Emacs was async before async was cool

Michael Herstine (IRC: sp1ff)

The following image shows where the talk is in the schedule for Sun 2022-12-04. Solid lines show talks with Q&A via BigBlueButton. Dashed lines show talks with Q&A via IRC or Etherpad.

Format: 18-min talk followed by live Q&A (https://emacsconf.org/current/async/room)
Etherpad: https://pad.emacsconf.org/2022-async
Discuss on IRC: #emacsconf-dev
Status: Talk captioned

Times in different timezones:
Sunday, Dec 4 2022, ~2:20 PM - 2:40 PM EST (US/Eastern)
which is the same as:
Sunday, Dec 4 2022, ~1:20 PM - 1:40 PM CST (US/Central)
Sunday, Dec 4 2022, ~12:20 PM - 12:40 PM MST (US/Mountain)
Sunday, Dec 4 2022, ~11:20 AM - 11:40 AM PST (US/Pacific)
Sunday, Dec 4 2022, ~7:20 PM - 7:40 PM UTC
Sunday, Dec 4 2022, ~8:20 PM - 8:40 PM CET (Europe/Paris)
Sunday, Dec 4 2022, ~9:20 PM - 9:40 PM EET (Europe/Athens)
Monday, Dec 5 2022, ~12:50 AM - 1:10 AM IST (Asia/Kolkata)
Monday, Dec 5 2022, ~3:20 AM - 3:40 AM +08 (Asia/Singapore)
Monday, Dec 5 2022, ~4:20 AM - 4:40 AM JST (Asia/Tokyo)
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While async is all the rage in the JavaScript, Go and Rust communities, Emacs has had the ability to (certain) asynchronous processing all along. I learned this while writing an Emacs package to program to my music server's API.

Music Player Daemon is a project that does what it says: hangs out in the background & plays your music. It has an API that I wanted to call from Emacs. I had just learned async Rust, so I decided to see if I could do something similar here. It turns out I could: I wound-up writing a little async runtime that allows callers to "send" commands to the daemon by queueing them up and returning immediately. In the background, as output from previous commands comes in, new commands are dequeued and sent.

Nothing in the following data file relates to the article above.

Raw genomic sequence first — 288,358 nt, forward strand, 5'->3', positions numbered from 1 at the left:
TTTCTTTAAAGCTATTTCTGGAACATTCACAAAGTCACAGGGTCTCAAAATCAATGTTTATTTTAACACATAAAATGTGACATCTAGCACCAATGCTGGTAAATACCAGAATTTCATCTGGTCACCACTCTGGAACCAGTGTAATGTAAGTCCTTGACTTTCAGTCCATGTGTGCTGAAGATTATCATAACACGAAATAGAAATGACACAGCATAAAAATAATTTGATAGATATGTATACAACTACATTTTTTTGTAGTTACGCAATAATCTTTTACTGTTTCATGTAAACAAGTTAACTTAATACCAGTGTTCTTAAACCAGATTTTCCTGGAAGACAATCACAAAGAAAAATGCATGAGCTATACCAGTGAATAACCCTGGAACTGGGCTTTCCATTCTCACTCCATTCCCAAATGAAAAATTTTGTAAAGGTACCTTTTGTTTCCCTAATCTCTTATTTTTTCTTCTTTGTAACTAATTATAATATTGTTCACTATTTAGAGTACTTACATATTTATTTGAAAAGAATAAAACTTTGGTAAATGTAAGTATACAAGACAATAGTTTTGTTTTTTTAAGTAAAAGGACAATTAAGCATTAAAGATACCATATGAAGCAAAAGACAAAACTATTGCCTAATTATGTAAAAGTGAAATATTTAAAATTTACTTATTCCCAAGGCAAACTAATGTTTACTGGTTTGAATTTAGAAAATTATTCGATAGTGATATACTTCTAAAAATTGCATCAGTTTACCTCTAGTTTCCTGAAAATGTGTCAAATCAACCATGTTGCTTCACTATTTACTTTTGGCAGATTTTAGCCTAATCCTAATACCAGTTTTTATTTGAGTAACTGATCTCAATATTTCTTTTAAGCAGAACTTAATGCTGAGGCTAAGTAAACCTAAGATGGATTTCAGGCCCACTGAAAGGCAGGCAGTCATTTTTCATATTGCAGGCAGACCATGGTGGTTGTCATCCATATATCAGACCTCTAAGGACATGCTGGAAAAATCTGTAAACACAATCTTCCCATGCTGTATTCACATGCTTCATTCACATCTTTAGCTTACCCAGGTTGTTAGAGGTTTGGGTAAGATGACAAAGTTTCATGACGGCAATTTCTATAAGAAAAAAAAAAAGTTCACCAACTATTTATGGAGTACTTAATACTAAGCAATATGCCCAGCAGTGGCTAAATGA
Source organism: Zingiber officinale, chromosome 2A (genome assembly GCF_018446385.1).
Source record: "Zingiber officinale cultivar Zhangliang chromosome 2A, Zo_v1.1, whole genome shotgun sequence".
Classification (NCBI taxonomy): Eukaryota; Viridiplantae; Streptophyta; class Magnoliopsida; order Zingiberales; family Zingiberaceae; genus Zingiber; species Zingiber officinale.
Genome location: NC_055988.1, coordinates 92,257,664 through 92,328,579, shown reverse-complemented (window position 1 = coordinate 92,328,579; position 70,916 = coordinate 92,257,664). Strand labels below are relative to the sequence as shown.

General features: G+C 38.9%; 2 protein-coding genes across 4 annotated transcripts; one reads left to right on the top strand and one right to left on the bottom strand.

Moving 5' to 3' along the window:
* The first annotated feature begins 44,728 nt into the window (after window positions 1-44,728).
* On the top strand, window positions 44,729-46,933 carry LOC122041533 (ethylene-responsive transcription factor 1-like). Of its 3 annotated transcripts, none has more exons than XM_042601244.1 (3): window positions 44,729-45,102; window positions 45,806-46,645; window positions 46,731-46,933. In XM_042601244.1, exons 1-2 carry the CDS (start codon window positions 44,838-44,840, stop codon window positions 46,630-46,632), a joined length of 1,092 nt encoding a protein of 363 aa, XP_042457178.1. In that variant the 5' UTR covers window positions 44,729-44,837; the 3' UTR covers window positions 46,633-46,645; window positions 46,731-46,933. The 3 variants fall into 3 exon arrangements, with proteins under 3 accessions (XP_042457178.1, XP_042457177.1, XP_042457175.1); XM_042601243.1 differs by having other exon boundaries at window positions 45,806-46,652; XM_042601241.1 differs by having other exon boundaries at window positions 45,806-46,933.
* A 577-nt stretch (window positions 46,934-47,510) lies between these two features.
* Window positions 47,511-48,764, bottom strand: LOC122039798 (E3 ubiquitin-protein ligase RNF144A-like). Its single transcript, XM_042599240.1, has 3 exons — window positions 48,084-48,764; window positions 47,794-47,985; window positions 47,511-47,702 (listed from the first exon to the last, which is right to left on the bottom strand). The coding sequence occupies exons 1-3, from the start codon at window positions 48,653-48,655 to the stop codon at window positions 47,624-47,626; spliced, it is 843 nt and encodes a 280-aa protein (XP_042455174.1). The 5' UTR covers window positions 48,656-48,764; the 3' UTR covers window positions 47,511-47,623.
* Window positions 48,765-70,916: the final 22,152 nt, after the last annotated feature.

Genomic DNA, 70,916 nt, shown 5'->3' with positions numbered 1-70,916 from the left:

This required callers to provide callbacks in order to receive the results of their commands, which led to a situation all too familiar to Javascript programmers: callback hell. The coda to my story was (finally) coming to understand Lisp macros in order to extend Emacs Lisp with a more convenient construct for sending multiple commands.

This talk will dive into the details of the Emacs Lisp process API, specifically the Low-Level Network Access API, with illustrations as to how it can be used to build an asynchronous queue. It will also introduce Lisp macros and how powerful they can be.

Michael is a developer and long-time Emacs user from the San Francisco Bay area. He hacks in C++, Lisp & Rust and thinks a lot about writing provably correct code. You can find him at:

Questions or comments? Please e-mail emacsconf-org-private@gnu.org